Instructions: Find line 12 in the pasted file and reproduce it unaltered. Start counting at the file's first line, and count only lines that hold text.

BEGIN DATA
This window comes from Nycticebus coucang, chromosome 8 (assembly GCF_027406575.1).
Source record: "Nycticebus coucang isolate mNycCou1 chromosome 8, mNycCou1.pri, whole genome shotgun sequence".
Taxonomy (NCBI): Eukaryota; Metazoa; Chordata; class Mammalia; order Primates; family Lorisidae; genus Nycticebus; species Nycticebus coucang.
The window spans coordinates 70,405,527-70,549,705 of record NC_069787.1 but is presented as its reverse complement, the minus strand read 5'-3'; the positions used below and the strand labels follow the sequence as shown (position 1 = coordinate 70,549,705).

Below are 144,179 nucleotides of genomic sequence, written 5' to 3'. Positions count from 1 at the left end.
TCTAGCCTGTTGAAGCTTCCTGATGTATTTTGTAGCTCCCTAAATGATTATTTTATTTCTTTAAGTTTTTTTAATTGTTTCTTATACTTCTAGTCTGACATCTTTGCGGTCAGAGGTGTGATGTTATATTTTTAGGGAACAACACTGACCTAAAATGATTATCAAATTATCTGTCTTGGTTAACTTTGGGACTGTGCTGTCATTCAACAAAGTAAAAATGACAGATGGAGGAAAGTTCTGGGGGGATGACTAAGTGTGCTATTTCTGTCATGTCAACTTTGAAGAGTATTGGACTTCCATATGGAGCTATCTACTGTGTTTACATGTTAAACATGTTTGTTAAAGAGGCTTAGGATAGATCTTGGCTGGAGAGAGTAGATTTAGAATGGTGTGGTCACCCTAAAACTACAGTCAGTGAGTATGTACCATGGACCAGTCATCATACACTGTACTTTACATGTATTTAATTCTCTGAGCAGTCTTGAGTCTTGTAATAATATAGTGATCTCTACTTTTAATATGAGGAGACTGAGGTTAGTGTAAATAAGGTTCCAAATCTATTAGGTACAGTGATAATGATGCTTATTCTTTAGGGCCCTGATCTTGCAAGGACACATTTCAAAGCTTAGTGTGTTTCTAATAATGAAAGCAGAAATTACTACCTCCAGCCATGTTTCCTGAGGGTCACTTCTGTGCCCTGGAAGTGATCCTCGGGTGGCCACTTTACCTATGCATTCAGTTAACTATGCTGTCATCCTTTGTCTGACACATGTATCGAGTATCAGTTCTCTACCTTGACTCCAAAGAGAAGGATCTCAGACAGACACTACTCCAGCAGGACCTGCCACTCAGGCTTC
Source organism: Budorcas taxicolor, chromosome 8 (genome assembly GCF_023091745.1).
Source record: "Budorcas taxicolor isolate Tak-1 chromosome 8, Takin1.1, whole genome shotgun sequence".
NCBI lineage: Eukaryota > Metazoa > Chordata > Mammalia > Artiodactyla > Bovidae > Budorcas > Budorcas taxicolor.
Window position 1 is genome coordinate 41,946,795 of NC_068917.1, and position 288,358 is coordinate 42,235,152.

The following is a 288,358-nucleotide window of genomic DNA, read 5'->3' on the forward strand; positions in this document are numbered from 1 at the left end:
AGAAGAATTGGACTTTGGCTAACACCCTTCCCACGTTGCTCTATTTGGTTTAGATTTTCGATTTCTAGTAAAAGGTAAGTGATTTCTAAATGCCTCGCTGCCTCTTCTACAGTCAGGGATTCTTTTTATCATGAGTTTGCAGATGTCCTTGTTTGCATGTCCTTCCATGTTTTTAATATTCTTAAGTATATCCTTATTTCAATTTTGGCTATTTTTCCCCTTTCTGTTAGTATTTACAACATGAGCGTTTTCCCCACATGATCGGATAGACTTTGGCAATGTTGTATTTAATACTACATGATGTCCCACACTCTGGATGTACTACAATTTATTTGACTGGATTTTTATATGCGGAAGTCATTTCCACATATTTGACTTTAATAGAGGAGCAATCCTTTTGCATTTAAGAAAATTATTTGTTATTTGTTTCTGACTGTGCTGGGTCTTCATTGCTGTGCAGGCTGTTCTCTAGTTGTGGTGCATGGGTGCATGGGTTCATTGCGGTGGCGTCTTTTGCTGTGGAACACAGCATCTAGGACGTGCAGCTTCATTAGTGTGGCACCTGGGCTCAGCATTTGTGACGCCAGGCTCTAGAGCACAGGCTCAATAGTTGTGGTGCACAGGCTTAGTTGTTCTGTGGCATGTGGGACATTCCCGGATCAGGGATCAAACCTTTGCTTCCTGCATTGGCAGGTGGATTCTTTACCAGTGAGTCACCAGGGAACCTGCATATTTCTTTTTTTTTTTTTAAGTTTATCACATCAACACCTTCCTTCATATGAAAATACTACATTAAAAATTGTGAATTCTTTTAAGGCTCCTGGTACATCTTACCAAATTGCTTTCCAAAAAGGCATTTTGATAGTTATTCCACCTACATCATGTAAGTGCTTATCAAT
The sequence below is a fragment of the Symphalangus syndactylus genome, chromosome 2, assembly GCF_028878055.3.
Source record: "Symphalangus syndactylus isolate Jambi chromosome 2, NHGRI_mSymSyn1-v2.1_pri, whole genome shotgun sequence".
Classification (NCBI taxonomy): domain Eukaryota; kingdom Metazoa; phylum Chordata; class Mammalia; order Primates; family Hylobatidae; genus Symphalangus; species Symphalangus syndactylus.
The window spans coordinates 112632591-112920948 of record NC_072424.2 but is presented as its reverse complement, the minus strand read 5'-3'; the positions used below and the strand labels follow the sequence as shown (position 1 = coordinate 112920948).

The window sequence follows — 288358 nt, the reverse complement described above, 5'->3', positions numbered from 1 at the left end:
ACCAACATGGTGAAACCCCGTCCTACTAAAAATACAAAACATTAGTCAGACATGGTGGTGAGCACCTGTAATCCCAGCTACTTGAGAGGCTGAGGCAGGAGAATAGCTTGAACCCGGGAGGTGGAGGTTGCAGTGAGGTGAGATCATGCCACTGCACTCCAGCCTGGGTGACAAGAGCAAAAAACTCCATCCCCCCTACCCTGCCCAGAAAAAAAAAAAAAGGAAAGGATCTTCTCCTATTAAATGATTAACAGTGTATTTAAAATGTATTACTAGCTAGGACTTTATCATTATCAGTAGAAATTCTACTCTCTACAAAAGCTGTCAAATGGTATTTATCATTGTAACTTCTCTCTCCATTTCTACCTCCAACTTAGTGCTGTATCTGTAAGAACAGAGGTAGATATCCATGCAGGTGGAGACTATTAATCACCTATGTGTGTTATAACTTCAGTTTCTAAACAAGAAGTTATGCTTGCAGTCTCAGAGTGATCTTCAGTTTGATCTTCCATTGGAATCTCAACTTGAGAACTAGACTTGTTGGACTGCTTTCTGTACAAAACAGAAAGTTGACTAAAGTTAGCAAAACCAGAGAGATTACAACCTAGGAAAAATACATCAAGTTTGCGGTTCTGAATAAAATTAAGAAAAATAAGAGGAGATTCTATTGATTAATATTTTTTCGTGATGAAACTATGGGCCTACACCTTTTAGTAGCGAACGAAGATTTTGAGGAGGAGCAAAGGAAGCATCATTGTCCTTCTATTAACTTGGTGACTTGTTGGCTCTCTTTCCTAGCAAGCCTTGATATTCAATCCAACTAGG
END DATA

AGAAGAATTGGACTTTGGCTAACACCCTTCCCACGTTGCTCTATTTGGTTTAGATTTTCGATTTCTAGTAAAAGGTAAGTGATTTCTAAATGCCTCGCTGCCTCTTCTACAGTCAGGGATTCTTTTTATCATGAGTTTGCAGATGTCCTTGTTTGCATGTCCTTCCATGTTTTTAATATTCTTAAGTATATCCTTATTTCAATTTTGGCTATTTTTCCCCTTTCTGTTAGTATTTACAACATGAGCGTTTTCCCCACATGATCGGATAGACTTTGGCAATGTTGTATTTAATACTACATGATGTCCCACACTCTGGATGTACTACAATTTATTTGACTGGATTTTTATATGCGGAAGTCATTTCCACATATTTGACTTTAATAGAGGAGCAATCCTTTTGCATTTAAGAAAATTATTTGTTATTTGTTTCTGACTGTGCTGGGTCTTCATTGCTGTGCAGGCTGTTCTCTAGTTGTGGTGCATGGGTGCATGGGTTCATTGCGGTGGCGTCTTTTGCTGTGGAACACAGCATCTAGGACGTGCAGCTTCATTAGTGTGGCACCTGGGCTCAGCATTTGTGACGCCAGGCTCTAGAGCACAGGCTCAATAGTTGTGGTGCACAGGCTTAGTTGTTCTGTGGCATGTGGGACATTCCCGGATCAGGGATCAAACCTTTGCTTCCTGCATTGGCAGGTGGATTCTTTACCAGTGAGTCACCAGGGAACCTGCATATTTCTTTTTTTTTTTTTAAGTTTATCACATCAACACCTTCCTTCATATGAAAATACTACATTAAAAATTGTGAATTCTTTTAAGGCTCCTGGTACATCTTACCAAATTGCTTTCCAAAAAGGCATTTTGATAGTTATTCCACCTACATCATGTAAGTGCTTATCAAT